Washington, District of Columbia
June 23, 1996
June 23, 1996
June 26, 1996
1.107.1 - 1.107.5
Communication and Compatibility: Introducing Electronic Media Techniques in Computer-Based Engineering Laboratories
Eric J. Shaw University of Alabama in Huntsville
Computer-based engineering laboratories, such as those used to present engineering graphics and simulation courses, provide instructors with an opportunity to introduce a wide range of additional topics to students, from basic computer use tutorials in freshman graphics to social issues of relevance and privacy in graduate-level courses. The professor that wishes to treat such areas will be most successful in a laboratory environment that includes computer monitor projection capabilities, as well as individual workstations. In examining the expanded utilization possibilities of engineering computer laboratories, though, other issues must be addressed before a strategy of implementation can be advocated. To explore the role of information technology in the college classroom, we must more clearly define its missions in both the education environment and the engineering workplace. We can then identify key areas that information technology and services (IT&S), and specifically engineering computer laboratories, can assist in achieving these goals, supported by examples from the University of Alabama in Huntsville (UAH) College of Engineering.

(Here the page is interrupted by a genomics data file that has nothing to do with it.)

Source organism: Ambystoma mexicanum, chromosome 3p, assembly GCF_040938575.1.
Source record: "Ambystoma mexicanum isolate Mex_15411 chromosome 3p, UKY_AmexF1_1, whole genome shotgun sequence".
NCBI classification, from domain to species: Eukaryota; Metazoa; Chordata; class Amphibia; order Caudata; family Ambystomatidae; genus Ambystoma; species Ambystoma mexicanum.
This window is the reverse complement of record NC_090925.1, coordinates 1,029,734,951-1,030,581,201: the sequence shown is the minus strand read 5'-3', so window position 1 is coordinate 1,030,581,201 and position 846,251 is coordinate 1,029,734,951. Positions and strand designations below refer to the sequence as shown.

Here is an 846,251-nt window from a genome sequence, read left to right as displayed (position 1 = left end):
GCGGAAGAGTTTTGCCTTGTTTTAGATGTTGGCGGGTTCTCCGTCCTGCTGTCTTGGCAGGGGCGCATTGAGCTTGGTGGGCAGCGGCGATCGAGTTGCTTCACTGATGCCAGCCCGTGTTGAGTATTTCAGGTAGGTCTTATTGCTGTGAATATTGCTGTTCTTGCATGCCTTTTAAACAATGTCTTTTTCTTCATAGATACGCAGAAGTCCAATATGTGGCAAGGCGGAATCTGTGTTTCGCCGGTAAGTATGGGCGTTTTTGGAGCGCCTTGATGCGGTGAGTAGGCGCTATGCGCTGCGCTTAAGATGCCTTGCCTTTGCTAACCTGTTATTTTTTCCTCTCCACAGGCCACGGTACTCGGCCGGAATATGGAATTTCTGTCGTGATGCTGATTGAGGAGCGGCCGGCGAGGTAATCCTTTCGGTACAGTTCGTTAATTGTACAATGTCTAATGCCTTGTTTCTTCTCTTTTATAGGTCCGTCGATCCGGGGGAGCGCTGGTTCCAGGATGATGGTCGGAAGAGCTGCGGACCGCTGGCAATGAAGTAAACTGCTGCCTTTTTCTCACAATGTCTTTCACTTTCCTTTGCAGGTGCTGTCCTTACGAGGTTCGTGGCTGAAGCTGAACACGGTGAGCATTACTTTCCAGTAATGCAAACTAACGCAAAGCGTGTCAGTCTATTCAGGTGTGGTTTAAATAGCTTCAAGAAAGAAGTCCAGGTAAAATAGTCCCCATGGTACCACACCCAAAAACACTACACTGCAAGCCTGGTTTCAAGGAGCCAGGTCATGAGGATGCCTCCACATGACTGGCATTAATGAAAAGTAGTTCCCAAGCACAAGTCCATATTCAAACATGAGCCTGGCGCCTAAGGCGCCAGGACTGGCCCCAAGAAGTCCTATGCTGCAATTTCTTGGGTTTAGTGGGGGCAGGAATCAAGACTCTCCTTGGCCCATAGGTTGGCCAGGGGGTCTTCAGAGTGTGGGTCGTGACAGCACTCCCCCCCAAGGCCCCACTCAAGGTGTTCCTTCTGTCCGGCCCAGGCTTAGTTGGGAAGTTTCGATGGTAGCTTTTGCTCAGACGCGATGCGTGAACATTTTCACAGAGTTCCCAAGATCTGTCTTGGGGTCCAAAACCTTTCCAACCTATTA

Engineering educational institutions must provide their students with computer facilities. Areas such as numerical methods, engineering graphics and systems simulation have evolved such that they cannot be presented without such facilities. However, several issues surrounding the use of information technology (IT) in education, and in the workplace, have not been examined in as much detail as perhaps is warranted by this inclusive implementation. Computers have been placed in classrooms across the country, but have they increased learning in a relevant fashion, in significant areas? We provide information technology and services (IT&S) to students, but do we also provide them, or even ourselves, enough basic operational training? Computers have increased productivity in the workplace, but have they increased the quality of the output? We're transferring more information, but are we communicating more effectively?
The Role of Computers in Engineering Education
Among the most important skills the college student must cultivate is the facility for critical evaluation of innovation and change, which are typified by information technology. The virtues of IT in the classroom have been extolled by many education administrators and public officials. The conscientious instructor,
1996 ASEE Annual Conference Proceedings
Shaw, E. J. (1996, June), Communication And Compatibility: Introducing Electronic Media Techniques In Computer Based Engineering Laboratories Paper presented at 1996 Annual Conference, Washington, District of Columbia. 10.18260/1-2--5921
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